Power-sector employees in Uttar Pradesh, who were protesting for over a month against privatisation, have registered a victory.
The state government has agreed to withdraw the tenders it had floated in February inviting private companies to take over various electricity distribution activities in seven districts. Further, it has given an assurance in writing that no move to privatise electricity will be made anywhere in the state.
On 5 April, an agreement was signed between the state’s Principal Secretary (Energy), Alok Kumar, who is also chairman of the Uttar Pradesh Power Corporation Limited (UPPCL), and the Power Employees’ Joint Action Committee (PEJAC), which was formed by the power-sector employees to fight against the state government’s privatisation moves.
State power minister Shrikant Sharma was also present during the signing of the agreement.
In February, the UPPCL had issued tenders inviting private parties — which were to be called ‘Integrated Service Providers’ — to take over the activities of giving out new power connections, installing the meter, meter reading, changing the meter, issuing bills and collecting the revenue. Meanwhile, the maintenance of the network infrastructure would have been done by the state government. The tenders, which opened on 5 March, were floated for seven districts — Etawah, Kannauj, Orai, Raebareli, Saharanpur, Mau and Ballia.
The process of awarding tenders was to be completed by 28 March. However, the tenders could not be awarded due to the massive protests by the power employees.
On 16 March, the BJP state government had further announced the decision to entirely privatise the electricity distribution in five cities — Lucknow, Gorakhpur, Varanasi, Meerut and Moradabad — through private franchisees. This decision too has now been rolled back.
The agreement states that the tenders had been withdrawn and no privatisation move related to the power sector was to be taken in the state. Before taking any such decision in the future, the government would ensure that it consults with the engineers and employees.
Speaking to Newsclick, Shailendra Dubey, convener of PEJAC and chairman of All India Power Engineers’ Federation, said, “The employees stand united. Now that government has agreed to roll back privatisation, all employees are back to their routine work. The agreement also states that the government will work together with employees to improve the present conditions in power distribution in the state.”
On 14 March, the power employees had held a massive protest rally in the capital city of Lucknow against the privatisation.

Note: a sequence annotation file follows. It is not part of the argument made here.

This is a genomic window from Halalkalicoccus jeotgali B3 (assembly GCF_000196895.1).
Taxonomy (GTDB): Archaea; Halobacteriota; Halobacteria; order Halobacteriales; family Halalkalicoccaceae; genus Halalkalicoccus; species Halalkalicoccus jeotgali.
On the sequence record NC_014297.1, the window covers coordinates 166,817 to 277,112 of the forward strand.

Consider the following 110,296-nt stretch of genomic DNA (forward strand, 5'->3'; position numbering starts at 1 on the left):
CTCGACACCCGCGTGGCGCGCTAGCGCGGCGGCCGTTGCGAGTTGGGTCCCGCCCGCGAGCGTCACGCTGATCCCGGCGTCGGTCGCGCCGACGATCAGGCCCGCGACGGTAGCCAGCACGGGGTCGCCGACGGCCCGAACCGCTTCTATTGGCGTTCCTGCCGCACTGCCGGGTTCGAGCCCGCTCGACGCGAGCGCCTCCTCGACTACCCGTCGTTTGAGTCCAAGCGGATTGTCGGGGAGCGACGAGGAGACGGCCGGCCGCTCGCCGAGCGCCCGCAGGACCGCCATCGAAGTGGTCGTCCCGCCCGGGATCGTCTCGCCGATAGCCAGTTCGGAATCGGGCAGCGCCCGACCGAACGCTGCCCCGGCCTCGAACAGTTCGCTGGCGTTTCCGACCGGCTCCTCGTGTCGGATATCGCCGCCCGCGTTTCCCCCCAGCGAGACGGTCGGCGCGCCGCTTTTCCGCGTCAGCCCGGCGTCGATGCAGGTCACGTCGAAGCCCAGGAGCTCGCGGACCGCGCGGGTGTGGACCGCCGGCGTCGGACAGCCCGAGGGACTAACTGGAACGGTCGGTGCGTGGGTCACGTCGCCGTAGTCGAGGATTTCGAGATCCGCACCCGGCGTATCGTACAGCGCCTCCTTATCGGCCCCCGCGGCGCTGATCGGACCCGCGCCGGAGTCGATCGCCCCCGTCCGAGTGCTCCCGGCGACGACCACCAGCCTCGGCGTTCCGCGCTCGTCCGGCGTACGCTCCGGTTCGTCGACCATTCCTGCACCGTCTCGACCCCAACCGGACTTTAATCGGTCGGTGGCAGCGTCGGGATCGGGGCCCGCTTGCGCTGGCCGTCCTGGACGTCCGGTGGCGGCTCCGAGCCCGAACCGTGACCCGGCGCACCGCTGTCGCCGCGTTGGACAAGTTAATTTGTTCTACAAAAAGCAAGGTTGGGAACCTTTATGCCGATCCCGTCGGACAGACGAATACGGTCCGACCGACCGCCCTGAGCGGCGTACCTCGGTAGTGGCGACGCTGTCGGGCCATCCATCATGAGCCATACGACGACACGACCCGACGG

On 28 March, power employees began the work-to-rule protest — a form of industrial action in which workers do only the bare minimum as required by the rules of their contract, which usually causes a slowdown or decrease in productivity. Under the work-to-rule, the employees were strictly not doing even a minute’s worth of work between 5pm and 10am, besides refusing to do any work on holidays.
They also began a campaign of meeting MPs and MLAs and handing over memorandums to them. Following this campaign, a BJP MP from Lucknow, Kaushal Kishore, as well as a few other BJP legislators had written to chief minister Yogi Adityanath demanding that the privatisation decision be rolled back.
The power employees had also planned to observe a 72-hour statewide strike from 9 April.
Meanwhile, power employees across the country are continuing the fight against the Electricity (Amendment) Bill 2014.
The Bill wants to extend privatisation to electricity distribution, by bifurcating the electricity distribution function into infrastructure (carriage) and supply (content). This means that while a government company would lay down the wires, private companies would compete over selling the electricity to consumers and earn profits.
On 3 April, thousands of power employees from across India came together in Delhi for a massive protest rally in Parliament Street. Under the National Coordination Committee of Electricity Employees and Engineers, the power-sector employees have called a one-day nationwide strike against the amendment Bill during the upcoming Monsoon session of Parliament in August.